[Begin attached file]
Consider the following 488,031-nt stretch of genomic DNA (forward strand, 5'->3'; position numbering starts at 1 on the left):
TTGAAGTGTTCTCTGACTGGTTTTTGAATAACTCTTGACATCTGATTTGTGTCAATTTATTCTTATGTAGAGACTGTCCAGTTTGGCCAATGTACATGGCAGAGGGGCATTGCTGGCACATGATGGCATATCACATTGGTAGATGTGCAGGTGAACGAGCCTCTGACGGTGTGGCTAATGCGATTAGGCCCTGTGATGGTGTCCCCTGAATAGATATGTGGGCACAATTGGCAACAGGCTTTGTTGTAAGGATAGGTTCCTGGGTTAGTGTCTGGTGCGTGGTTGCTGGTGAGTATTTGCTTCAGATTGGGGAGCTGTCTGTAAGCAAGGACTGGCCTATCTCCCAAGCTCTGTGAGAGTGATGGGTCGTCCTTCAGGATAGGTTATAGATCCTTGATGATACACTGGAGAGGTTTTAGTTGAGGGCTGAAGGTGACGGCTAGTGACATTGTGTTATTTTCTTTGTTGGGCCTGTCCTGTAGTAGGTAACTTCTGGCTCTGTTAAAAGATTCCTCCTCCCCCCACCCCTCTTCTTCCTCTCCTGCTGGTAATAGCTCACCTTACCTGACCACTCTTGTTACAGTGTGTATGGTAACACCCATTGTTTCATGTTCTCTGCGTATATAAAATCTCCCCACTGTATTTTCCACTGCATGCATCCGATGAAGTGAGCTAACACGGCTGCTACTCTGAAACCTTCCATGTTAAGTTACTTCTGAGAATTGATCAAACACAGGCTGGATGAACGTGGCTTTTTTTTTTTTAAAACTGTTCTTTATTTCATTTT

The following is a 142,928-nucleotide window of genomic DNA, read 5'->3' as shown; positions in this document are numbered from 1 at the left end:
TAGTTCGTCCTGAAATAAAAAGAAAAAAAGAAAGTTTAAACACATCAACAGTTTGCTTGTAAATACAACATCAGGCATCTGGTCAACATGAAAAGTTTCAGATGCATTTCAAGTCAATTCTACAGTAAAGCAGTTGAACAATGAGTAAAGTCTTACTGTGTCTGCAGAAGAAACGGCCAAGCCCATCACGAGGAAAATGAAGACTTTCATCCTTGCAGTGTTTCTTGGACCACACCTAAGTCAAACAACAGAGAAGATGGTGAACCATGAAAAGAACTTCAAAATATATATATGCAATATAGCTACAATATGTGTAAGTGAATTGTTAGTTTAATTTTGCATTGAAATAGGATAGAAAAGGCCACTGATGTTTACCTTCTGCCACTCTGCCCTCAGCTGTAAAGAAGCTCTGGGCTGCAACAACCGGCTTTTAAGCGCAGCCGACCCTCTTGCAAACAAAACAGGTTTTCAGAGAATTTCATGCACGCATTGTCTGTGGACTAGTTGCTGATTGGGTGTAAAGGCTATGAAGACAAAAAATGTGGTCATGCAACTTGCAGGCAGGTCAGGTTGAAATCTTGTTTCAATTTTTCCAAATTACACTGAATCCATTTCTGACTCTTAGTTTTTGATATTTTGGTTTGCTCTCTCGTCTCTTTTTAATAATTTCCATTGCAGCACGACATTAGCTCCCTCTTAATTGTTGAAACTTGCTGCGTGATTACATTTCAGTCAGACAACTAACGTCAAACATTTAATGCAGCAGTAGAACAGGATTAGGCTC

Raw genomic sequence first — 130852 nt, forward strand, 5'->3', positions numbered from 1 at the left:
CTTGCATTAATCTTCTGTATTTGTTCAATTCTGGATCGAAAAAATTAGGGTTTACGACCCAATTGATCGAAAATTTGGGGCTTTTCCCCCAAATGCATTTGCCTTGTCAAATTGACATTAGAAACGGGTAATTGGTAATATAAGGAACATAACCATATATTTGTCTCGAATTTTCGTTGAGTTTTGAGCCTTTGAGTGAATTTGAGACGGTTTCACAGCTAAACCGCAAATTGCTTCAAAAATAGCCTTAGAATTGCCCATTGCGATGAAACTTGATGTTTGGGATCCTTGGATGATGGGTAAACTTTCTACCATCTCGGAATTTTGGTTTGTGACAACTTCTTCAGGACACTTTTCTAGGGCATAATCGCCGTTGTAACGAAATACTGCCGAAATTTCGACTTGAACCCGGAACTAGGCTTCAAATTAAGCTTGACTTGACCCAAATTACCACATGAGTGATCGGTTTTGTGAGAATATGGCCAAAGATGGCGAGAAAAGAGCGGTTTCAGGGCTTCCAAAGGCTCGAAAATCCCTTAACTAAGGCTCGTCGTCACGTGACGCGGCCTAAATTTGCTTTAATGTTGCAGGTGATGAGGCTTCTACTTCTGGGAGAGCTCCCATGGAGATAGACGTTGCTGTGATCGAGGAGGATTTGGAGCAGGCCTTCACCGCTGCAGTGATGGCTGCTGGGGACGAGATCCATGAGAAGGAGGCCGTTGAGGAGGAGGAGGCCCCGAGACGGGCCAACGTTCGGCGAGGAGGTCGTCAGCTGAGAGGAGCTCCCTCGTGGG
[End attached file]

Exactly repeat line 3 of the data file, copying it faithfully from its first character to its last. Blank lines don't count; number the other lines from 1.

The following is a 142,928-nucleotide window of genomic DNA, read 5'->3' as shown; positions in this document are numbered from 1 at the left end: